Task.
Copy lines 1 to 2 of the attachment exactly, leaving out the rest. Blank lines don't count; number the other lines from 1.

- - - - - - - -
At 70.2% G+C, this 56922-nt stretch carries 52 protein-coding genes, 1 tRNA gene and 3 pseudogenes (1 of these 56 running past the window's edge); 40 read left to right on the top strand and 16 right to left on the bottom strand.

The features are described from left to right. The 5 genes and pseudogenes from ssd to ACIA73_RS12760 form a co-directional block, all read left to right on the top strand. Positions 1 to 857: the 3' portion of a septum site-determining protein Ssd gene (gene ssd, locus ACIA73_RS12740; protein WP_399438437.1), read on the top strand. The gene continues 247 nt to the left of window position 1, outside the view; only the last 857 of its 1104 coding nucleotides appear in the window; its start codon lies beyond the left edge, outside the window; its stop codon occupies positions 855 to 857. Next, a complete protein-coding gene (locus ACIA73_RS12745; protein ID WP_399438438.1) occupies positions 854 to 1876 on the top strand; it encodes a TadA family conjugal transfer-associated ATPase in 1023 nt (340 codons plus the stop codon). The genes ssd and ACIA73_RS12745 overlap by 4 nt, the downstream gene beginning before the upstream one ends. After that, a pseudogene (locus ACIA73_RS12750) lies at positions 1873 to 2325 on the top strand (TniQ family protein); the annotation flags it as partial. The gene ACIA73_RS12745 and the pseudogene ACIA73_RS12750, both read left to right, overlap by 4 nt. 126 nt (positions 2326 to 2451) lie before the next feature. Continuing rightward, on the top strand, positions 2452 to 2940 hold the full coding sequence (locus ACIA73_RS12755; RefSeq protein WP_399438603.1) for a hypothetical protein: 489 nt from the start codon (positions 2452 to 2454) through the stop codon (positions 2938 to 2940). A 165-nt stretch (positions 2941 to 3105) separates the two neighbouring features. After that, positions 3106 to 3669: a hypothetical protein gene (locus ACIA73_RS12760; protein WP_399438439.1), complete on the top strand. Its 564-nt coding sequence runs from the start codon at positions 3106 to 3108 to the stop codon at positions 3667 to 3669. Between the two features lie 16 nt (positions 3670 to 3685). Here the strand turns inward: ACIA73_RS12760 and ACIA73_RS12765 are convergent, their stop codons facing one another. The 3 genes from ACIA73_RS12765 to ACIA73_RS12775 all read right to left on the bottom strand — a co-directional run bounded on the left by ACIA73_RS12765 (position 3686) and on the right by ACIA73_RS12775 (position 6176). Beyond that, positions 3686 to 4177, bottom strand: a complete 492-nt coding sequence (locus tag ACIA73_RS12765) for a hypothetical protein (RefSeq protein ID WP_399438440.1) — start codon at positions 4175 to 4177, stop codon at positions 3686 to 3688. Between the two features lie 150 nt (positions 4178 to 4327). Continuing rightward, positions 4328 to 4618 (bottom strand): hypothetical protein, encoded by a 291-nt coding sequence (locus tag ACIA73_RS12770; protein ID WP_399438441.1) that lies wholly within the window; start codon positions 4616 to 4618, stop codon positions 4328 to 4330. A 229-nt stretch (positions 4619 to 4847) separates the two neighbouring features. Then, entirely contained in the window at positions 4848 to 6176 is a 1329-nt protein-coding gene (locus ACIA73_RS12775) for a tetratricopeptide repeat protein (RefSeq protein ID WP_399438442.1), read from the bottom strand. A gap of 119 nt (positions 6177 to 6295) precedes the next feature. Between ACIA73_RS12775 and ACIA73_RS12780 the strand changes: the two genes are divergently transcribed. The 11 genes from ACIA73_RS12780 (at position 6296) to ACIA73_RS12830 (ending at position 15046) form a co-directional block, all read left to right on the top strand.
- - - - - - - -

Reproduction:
At 70.2% G+C, this 56922-nt stretch carries 52 protein-coding genes, 1 tRNA gene and 3 pseudogenes (1 of these 56 running past the window's edge); 40 read left to right on the top strand and 16 right to left on the bottom strand.

The features are described from left to right. The 5 genes and pseudogenes from ssd to ACIA73_RS12760 form a co-directional block, all read left to right on the top strand. Positions 1 to 857: the 3' portion of a septum site-determining protein Ssd gene (gene ssd, locus ACIA73_RS12740; protein WP_399438437.1), read on the top strand. The gene continues 247 nt to the left of window position 1, outside the view; only the last 857 of its 1104 coding nucleotides appear in the window; its start codon lies beyond the left edge, outside the window; its stop codon occupies positions 855 to 857. Next, a complete protein-coding gene (locus ACIA73_RS12745; protein ID WP_399438438.1) occupies positions 854 to 1876 on the top strand; it encodes a TadA family conjugal transfer-associated ATPase in 1023 nt (340 codons plus the stop codon). The genes ssd and ACIA73_RS12745 overlap by 4 nt, the downstream gene beginning before the upstream one ends. After that, a pseudogene (locus ACIA73_RS12750) lies at positions 1873 to 2325 on the top strand (TniQ family protein); the annotation flags it as partial. The gene ACIA73_RS12745 and the pseudogene ACIA73_RS12750, both read left to right, overlap by 4 nt. 126 nt (positions 2326 to 2451) lie before the next feature. Continuing rightward, on the top strand, positions 2452 to 2940 hold the full coding sequence (locus ACIA73_RS12755; RefSeq protein WP_399438603.1) for a hypothetical protein: 489 nt from the start codon (positions 2452 to 2454) through the stop codon (positions 2938 to 2940). A 165-nt stretch (positions 2941 to 3105) separates the two neighbouring features. After that, positions 3106 to 3669: a hypothetical protein gene (locus ACIA73_RS12760; protein WP_399438439.1), complete on the top strand. Its 564-nt coding sequence runs from the start codon at positions 3106 to 3108 to the stop codon at positions 3667 to 3669. Between the two features lie 16 nt (positions 3670 to 3685). Here the strand turns inward: ACIA73_RS12760 and ACIA73_RS12765 are convergent, their stop codons facing one another. The 3 genes from ACIA73_RS12765 to ACIA73_RS12775 all read right to left on the bottom strand — a co-directional run bounded on the left by ACIA73_RS12765 (position 3686) and on the right by ACIA73_RS12775 (position 6176). Beyond that, positions 3686 to 4177, bottom strand: a complete 492-nt coding sequence (locus tag ACIA73_RS12765) for a hypothetical protein (RefSeq protein ID WP_399438440.1) — start codon at positions 4175 to 4177, stop codon at positions 3686 to 3688. Between the two features lie 150 nt (positions 4178 to 4327). Continuing rightward, positions 4328 to 4618 (bottom strand): hypothetical protein, encoded by a 291-nt coding sequence (locus tag ACIA73_RS12770; protein ID WP_399438441.1) that lies wholly within the window; start codon positions 4616 to 4618, stop codon positions 4328 to 4330. A 229-nt stretch (positions 4619 to 4847) separates the two neighbouring features. Then, entirely contained in the window at positions 4848 to 6176 is a 1329-nt protein-coding gene (locus ACIA73_RS12775) for a tetratricopeptide repeat protein (RefSeq protein ID WP_399438442.1), read from the bottom strand. A gap of 119 nt (positions 6177 to 6295) precedes the next feature. Between ACIA73_RS12775 and ACIA73_RS12780 the strand changes: the two genes are divergently transcribed. The 11 genes from ACIA73_RS12780 (at position 6296) to ACIA73_RS12830 (ending at position 15046) form a co-directional block, all read left to right on the top strand.